Editor’s note: This is Part 4 of a multipart series.
In last week’s article, I made the point that we should expect that TBTF firms (those "too big to fail") will remain a permanent part of our financial system. The only way to avoid having to rescue them with taxpayer funds when they get into trouble is to prevent them from getting into trouble. This requires a substantially improved regulatory system.
But most of the recent proposals designed to strengthen the regulatory system are reminiscent of the old adage concerning generals preparing to fight the last war.
A core problem is that we don’t know where the next shock to financial stability will come from, and what financial instruments will be used to make the big bets that ultimately turn sour. The next time, the malefactors may very well be firms that are not on anybody’s radar screen today, using financial instruments that do not now exist.
We should have learned this from the unexpected features of the most recent crisis. Who would have guessed that the largest of the recklessly risky bets, requiring the largest government rescue, were laid by AIG, a holding company that mainly owned insurance companies and was essentially unregulated.
Because it also owned a thrift, AIG was legally subject to regulation by the Office of Thrift Supervision, but that agency did not have the knowledge or resources to deal with an insurance company with affiliates in 130 countries, and evidently did not make a huge effort. Further, the credit default swaps that AIG used to make its bets was a relatively new instrument.
One of the few useful proposals that have emerged from the post-crisis postmortems has been to create a systemic-risk regulator whose jurisdiction is not limited to conventional industry boundaries. It is essential that the regulatory net be made wide enough to cover all the firms that might become important players in the next emerging bubble leading to a crisis.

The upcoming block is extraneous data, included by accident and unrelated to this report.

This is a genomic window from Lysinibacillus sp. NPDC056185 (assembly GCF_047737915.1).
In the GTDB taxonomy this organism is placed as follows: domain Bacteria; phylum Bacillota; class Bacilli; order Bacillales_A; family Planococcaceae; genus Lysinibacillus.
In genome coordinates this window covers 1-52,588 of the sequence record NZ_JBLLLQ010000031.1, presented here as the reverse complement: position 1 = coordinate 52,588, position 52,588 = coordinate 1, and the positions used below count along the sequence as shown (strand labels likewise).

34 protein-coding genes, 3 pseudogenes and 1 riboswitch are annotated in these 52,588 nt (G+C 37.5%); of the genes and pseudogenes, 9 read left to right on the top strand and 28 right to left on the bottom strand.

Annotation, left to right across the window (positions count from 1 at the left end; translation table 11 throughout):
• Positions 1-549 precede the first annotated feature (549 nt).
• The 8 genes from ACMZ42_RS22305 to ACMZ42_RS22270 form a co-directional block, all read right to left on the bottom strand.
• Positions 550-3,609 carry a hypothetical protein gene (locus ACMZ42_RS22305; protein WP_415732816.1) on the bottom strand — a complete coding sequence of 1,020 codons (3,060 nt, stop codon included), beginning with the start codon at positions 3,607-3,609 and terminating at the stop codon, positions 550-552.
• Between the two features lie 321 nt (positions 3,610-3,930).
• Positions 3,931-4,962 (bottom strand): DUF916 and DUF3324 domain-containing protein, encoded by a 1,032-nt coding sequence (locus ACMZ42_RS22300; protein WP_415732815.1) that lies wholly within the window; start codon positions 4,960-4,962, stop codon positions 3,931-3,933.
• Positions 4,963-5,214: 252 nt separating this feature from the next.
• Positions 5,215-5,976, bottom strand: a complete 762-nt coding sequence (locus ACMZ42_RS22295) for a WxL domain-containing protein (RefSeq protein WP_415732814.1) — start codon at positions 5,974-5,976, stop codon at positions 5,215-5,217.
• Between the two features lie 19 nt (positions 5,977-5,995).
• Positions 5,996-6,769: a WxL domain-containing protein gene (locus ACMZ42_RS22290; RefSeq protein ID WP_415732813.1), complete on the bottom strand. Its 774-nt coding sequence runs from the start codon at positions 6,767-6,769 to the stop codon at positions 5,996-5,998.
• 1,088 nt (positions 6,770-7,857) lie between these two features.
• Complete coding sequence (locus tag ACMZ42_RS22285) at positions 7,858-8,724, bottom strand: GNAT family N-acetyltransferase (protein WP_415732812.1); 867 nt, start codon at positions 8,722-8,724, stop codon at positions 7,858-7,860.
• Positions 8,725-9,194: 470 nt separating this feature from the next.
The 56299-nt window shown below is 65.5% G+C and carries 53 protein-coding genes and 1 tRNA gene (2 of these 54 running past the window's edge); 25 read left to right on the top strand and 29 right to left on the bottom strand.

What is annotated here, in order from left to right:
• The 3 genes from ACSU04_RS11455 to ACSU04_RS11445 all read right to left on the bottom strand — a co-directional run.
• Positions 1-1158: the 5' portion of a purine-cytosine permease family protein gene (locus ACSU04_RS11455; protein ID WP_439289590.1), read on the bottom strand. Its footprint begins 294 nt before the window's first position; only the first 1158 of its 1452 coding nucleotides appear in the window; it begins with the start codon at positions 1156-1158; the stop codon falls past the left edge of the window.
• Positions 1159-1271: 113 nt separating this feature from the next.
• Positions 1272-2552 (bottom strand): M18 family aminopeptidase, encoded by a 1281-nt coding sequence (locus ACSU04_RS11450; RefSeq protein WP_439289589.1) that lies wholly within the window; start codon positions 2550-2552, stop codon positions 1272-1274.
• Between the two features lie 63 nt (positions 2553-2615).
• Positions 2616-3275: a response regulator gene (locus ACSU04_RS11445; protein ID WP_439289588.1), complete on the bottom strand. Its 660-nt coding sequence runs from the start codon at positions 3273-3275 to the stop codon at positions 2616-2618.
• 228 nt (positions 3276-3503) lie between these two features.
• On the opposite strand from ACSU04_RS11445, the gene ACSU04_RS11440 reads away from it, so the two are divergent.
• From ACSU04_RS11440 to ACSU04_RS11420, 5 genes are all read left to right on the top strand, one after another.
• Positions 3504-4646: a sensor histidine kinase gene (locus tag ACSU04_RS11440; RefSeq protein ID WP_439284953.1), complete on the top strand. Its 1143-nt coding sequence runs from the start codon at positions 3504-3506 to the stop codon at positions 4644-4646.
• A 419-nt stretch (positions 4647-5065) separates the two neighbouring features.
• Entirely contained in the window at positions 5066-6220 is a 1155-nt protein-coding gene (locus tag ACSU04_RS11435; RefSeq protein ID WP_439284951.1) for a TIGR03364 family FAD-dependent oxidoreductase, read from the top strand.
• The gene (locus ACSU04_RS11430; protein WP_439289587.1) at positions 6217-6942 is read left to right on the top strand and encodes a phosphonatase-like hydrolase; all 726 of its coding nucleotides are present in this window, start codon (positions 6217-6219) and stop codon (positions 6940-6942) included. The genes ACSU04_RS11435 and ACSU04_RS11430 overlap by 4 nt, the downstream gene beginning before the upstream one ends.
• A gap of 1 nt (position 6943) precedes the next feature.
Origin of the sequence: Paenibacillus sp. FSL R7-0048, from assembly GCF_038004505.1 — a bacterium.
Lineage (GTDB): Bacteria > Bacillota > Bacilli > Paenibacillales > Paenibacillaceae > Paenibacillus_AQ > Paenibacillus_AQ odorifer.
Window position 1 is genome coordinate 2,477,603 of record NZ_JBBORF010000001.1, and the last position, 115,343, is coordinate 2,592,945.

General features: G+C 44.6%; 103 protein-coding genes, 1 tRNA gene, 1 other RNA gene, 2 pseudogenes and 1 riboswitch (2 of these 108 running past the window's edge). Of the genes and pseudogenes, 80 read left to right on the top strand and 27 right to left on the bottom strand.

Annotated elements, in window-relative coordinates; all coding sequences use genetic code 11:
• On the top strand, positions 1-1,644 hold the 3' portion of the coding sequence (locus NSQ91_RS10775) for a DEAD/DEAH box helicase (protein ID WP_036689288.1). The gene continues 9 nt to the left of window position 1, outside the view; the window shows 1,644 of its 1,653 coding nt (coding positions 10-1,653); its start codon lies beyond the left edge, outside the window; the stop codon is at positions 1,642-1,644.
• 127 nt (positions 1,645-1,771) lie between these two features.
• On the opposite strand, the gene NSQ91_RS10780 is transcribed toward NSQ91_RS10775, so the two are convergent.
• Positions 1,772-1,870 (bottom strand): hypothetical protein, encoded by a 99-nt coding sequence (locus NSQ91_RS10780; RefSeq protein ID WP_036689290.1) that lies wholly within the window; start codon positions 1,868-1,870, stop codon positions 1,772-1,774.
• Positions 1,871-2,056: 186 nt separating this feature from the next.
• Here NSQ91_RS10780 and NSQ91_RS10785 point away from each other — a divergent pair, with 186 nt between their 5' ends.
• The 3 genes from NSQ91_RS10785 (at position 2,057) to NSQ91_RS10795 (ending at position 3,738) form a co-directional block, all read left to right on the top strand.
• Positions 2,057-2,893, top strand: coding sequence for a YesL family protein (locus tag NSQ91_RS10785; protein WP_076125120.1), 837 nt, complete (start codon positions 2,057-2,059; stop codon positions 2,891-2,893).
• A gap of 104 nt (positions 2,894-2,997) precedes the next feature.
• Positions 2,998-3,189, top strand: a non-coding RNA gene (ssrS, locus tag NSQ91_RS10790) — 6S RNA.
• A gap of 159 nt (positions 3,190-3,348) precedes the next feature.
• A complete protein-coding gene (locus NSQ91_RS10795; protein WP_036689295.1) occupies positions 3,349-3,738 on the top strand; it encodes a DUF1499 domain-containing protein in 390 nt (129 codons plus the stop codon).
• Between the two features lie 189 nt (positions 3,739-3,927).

It is also essential that the systemic-risk regulator have the proper tools. Capital requirements, which regulators now depend on to ensure safety and soundness, don’t do the job, for reasons noted last week. The regulator must be able to remove some of the profit from taking excessive risk during a bubble period, while requiring that firms taking on these risks increase their capacity to bear loss.
The needed tool is transaction-based reserving, or TBR. Under TBR, financial firms are obliged to contribute a part of risk-based income to a contingency reserve account that is not accessible for 10 years except in an emergency. Income allocated to reserves would not be taxable until it was withdrawn 10 years later.
Here is an oversimplified example: The lender makes a prime home mortgage loan at 5 percent; the risk component of the rate is 1 percent; and the TBR is half of that, or 0.5 percent. The lender shifts to a subprime loan at 7 percent; the risk component is now 3 percent; and the TBR is 1.5 percent. The capital requirement doesn’t change, but the TBR reduces the profitability of the shift, and if the lender does it anyway, the required allocation to the contingency reserve becomes three times as large. …CONTINUED